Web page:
Y'all— a slang expression used in the American South that means the plural of "you"; a short, slang form of the standard form "you all"
Barbecue — an outdoor social event at which people eat food that has been cooked on an open fire
Dogs — slang for '"hot dogs" (Eating real dogs is taboo in the United States.)
Potluck — a type of social event to which each guest brings something to eat or drink
Dorm — abbreviation for dormitory (slang)
Off-campus — property near a college or university that is not owned by the college; literally, off the university campus
Caf— abbreviation for cafeteria (slang)
Junk food— food that is not very good for you, usually containing a lot of sugar, salt or fat
Junkie — an addict; originally someone addicted to heroin
Nut— a slang term for a crazy person, or someone overly enthusiastic about something
Habits — customs; the usual way of doing something
Discuss the following questions:
1) Why do you think Elsa was surprised that her professor invited the class to a party at his house? Would you be surprised if this happened to you?
2) What are two reasons that might explain why Rick chose to bring potato chips to the party?
3) Do you think that Rick and Jeanette like the same kind of food for dinner? Explain.
4) Have you ever been to a potluck party? What do you think about the custom?
You are planning a get-together for Sunday. You wish to give your friends a fabulous time - they really deserve it after hard work. In order to please all your friends you will have to work everything out, down to the last detail. Find out your friends’ tastes in food and soft drinks.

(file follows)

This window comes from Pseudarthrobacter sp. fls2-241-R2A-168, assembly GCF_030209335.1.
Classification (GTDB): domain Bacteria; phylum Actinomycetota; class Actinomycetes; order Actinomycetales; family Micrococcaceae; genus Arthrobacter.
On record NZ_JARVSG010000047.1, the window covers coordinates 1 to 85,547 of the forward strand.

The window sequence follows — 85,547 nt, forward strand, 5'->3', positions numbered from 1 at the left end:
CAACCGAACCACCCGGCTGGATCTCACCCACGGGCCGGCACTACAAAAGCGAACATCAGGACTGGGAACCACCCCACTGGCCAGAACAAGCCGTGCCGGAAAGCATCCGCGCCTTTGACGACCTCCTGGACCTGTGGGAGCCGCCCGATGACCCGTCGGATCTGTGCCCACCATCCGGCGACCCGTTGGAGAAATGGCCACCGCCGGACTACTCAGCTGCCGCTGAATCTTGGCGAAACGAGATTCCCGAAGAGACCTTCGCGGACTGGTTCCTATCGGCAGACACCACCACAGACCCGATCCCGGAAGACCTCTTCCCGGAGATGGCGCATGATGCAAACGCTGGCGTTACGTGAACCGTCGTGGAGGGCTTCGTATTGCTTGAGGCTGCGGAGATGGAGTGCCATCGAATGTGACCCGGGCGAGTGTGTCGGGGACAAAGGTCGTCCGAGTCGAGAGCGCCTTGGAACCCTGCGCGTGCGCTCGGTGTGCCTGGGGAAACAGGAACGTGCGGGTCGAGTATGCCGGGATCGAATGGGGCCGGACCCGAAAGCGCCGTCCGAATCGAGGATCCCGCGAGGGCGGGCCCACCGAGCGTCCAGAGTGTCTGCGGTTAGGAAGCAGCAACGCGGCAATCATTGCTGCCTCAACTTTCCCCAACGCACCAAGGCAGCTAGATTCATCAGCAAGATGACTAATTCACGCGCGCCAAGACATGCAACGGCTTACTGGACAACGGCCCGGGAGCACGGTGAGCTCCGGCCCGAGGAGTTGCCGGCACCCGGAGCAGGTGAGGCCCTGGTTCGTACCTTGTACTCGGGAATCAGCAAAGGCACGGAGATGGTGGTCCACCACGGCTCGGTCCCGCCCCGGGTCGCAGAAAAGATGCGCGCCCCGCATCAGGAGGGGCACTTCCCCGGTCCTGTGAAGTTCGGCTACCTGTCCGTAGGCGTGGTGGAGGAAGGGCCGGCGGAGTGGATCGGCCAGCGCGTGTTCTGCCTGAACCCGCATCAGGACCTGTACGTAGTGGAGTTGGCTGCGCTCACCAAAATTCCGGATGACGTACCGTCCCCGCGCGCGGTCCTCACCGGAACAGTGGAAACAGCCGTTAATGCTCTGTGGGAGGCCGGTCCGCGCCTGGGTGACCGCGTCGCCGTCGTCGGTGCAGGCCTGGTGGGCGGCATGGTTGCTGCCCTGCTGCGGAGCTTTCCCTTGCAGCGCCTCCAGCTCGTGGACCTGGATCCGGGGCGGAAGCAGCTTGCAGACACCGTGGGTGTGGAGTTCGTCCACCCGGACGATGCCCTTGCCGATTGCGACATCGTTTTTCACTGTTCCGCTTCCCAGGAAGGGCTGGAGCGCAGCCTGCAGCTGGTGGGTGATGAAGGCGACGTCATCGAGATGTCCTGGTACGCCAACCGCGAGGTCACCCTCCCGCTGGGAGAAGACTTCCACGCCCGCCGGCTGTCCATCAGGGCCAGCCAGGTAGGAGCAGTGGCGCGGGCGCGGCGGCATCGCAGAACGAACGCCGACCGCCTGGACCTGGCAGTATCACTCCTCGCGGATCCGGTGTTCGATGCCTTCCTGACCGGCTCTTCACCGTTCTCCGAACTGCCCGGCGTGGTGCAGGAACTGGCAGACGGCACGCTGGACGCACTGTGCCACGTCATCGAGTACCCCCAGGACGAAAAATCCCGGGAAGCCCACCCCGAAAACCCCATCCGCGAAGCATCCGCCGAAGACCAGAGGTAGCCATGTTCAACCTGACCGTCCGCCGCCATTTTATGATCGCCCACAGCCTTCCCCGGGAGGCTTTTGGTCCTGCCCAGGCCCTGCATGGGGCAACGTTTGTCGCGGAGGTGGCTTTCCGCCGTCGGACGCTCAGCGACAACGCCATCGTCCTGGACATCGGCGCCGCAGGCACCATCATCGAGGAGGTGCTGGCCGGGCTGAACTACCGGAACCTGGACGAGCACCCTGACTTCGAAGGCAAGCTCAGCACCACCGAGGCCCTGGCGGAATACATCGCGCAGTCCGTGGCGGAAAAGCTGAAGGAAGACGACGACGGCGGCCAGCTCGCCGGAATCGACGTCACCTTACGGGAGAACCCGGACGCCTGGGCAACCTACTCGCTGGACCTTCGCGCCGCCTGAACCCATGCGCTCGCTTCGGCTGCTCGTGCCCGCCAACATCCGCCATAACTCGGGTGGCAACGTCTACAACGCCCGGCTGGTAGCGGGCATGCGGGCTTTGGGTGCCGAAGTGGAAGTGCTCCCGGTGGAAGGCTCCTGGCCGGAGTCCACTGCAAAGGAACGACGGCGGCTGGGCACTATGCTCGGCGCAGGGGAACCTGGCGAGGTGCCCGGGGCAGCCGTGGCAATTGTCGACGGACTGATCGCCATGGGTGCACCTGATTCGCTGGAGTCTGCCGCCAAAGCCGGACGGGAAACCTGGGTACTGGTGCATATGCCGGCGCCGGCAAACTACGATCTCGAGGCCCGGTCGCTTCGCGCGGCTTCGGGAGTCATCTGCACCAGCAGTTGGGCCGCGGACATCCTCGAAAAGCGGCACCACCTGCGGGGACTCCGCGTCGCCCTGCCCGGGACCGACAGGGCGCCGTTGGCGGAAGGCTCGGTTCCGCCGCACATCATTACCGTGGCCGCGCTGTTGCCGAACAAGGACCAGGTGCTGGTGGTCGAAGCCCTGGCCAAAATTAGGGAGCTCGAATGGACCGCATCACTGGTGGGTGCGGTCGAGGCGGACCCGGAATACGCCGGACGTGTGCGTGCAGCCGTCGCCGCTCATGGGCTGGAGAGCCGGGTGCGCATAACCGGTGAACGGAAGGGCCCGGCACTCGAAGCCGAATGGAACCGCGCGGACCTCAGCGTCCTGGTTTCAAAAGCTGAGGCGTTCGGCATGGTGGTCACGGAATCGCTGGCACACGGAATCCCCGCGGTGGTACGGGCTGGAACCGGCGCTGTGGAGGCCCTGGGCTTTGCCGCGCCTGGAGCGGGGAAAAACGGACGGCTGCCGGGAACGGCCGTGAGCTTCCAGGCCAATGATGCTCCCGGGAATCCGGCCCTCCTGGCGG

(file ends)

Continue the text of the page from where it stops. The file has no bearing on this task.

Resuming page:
& Reading
Where would you prefer to go to have a snack / to have supper with your boyfriend (girlfriend) / to eat and have some fun?
Read the following texts. Explain the meaning of the underlined phrases and use them in the sentences of your own.
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At the Restaurant
The Old Mill,
The Quay, Wardleton, Sussex
This week we decided to look at a small family-run restaurant in the village of Wardleton. 'The Old Mill' is newly opened and overlooks the River Wardle, and we had heard several favourable comments about it. Because we had been advised to book early, we managed to get a nice table with a view of the quay. We were made very welcome and the service was excellent because it is a small family business. The proprietor, Jeff Dean, runs the kitchen himself and his wife, Nelly, showed us to our table.
Although the choice of items on the menu was very extensive, it was rather traditional. A long menu always worries me, because a large menu often means a large freezer! We started with Wardle Trout and although it was fresh, it was spoilt by the number of herbs. For my main course I chose the pepper steak, which was the speciality of the day. I thought it was almost perfect because the chef had chosen excellent meat and it was cooked just long enough.
My wife ordered the roast lamb, and although the quality of the meat was good, she thought it was a little underdone. Though the vegetables were fresh, they came in very small portions and were rather over-cooked for our taste. However, the bread was fresh because it had been baked on the premises. I have often complained in this column about the difficulty of finding any restaurant which serves a fresh fruit salad. Luckily, this one did. Even though it must have been very time-consuming to prepare, it was a delight to see, and I had a second helping.
As usual I chose house wine, as this is often the best way to judge a restaurant's wine list. It was a French-bottled table wine which was quite satisfactory and reasonably priced. The bill, including coffee and brandy, came to $37, which was acceptable for the class of restaurant, although that did not include service.
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